A federal judge blocked Theranos Inc. founder Elizabeth Holmes's proposal to ask potential jurors more than 100 questions before her criminal-fraud trial, saying she could get a fair hearing without making inquiries that prosecutors called deeply intrusive.
U.S. District Judge Edward Davila countered Tuesday with a slimmed-down questionnaire to send to jurors ahead of the late-August trial, which will determine whether Ms. Holmes defrauded investors, patients and doctors about her now-defunct blood-testing company.
Prosecutors allege that Ms. Holmes and the company's former chief operating officer, Ramesh "Sunny" Balwani, overstated the abilities of Theranos's technology, which purported to test for dozens of health conditions with a few drops of blood extracted from a finger prick. Both have pleaded not guilty and could face up to 20 years in prison if convicted.
The process for selecting a jury has emerged as a sticking point in contentious pretrial filings between Ms. Holmes's attorneys and federal prosecutors, who have also clashed over what evidence can be shown to the jury.
"What we're trying to do is select a jury that is fair, free from bias or, if they have bias, can they put that bias or any feelings aside," Judge Davila said during a two-hour hearing that was open to the public only via a phone line. "That's what we're looking for."
Ms. Holmes arrived at the downtown San Jose federal courthouse surrounded by her lawyers. She was also flanked by news cameras that followed her to the door of the building and, later, down the street after the hearing concluded.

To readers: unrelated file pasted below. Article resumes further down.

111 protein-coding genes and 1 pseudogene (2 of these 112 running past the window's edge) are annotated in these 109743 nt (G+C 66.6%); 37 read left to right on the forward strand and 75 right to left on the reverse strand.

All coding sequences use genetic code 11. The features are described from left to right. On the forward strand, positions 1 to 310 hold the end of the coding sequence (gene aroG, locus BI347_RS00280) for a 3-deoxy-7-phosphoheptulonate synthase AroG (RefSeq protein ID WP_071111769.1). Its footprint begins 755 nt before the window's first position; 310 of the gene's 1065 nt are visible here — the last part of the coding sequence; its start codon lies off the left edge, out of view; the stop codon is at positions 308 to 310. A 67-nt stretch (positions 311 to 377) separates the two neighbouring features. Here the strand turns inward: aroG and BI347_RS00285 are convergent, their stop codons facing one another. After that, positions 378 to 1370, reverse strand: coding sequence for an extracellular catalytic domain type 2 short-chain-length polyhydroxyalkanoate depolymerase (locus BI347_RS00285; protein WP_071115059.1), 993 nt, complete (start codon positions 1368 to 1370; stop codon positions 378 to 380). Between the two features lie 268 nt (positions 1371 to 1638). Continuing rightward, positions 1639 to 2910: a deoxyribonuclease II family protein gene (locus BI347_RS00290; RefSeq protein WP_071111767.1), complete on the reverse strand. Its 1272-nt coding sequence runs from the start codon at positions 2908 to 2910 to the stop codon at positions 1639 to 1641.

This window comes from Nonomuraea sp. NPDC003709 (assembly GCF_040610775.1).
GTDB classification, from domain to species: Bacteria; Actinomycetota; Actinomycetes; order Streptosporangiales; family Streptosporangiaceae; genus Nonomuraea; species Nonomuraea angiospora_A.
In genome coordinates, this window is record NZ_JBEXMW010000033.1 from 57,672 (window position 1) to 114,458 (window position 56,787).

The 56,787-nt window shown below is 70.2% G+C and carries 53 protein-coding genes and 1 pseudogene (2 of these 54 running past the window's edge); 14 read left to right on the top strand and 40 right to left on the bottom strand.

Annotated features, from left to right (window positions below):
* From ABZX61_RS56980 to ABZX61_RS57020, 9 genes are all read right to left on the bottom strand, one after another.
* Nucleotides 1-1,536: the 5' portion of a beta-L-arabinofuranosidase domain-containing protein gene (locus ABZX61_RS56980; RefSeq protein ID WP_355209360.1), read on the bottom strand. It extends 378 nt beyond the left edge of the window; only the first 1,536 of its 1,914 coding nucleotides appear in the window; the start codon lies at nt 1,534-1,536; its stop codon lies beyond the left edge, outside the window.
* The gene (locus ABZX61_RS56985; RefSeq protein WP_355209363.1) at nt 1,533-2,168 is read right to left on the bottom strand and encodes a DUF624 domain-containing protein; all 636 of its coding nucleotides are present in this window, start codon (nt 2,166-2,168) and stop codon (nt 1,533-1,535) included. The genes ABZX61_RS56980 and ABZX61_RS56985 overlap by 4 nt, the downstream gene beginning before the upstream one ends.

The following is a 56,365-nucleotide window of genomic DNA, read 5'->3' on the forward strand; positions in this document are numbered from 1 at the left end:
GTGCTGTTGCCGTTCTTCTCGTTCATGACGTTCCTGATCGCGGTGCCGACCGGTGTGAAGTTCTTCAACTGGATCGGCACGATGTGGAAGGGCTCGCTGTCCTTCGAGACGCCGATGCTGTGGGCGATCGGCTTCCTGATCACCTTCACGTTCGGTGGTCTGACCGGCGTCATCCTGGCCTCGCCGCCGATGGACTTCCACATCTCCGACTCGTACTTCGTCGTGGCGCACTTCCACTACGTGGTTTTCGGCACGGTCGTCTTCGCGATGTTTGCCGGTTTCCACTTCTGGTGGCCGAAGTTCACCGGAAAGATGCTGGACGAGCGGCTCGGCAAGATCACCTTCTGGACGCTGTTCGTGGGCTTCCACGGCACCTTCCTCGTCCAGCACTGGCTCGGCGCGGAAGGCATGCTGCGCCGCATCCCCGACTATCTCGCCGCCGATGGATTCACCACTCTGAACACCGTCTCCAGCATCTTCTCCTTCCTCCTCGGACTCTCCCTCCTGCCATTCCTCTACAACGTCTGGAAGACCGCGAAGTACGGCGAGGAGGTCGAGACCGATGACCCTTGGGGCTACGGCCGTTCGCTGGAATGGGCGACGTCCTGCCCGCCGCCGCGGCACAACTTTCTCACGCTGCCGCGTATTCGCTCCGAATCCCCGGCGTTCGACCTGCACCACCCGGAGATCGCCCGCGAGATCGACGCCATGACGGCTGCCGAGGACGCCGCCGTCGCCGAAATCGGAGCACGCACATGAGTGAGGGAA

Ms. Holmes's lawyers have expressed concerns that the amount of media coverage around Theranos's downfall in 2018 and the criminal case launched that same year will make it difficult to find impartial jurors.
Her 45-page proposed jury questionnaire included questions about whether jurors had consumed news from specific media outlets, whether they had ever posted opinions on social media, and whether they are taking any medication that would affect their ability to serve. Prosecutors called the questions, "far too long, deeply intrusive in unnecessary ways, argumentative and repetitive," according to court filings.
Judge Davila said Tuesday that he didn't think jurors needed to be asked about specific media outlets but instead could be prompted in an open-ended response on their sources of news. He said both sides might be surprised to see how many potential jurors don't know anything about the case.
Kelly Volkar, an assistant U.S. attorney in the Northern District of California, said an important factor was whether jurors had read specific media reports about Theranos that had affected their ability to be impartial.
"Impartiality does not require ignorance," she said, quoting a ruling from the criminal case of Enron Corp.'s chief executive at the time of the energy company's high-profile collapse.
Judge Davila also began to lay out how the trial will look, saying he has set aside from late August to mid-December, with jurors hearing evidence three days a week. The judge said that he is conscious of fighting "juror fatigue" and plans to have shortened days to help hold their attention.
Ms. Holmes's trial has been delayed several times, most recently after she told the court she is pregnant and due to have a baby next month. Judge Davila said Tuesday there will be a "quiet room" in the courthouse to accommodate any needs she will have during the trial, weeks after giving birth.
With pandemic-related restrictions beginning to ease in California, the judge said the layout of the courtroom and precautions like mask-wearing were still in flux. During Tuesday's hearing, he allowed everyone in court to "take our masks off with great flourish" after confirming that everyone there had been vaccinated against Covid-19.
Prosecutors have identified around 200 potential witnesses and thousands of exhibits that could be aired at trial. As John Bostic, an attorney for the government, said Tuesday: "The exhibit list is long, the court should be checking how much space it has for binders."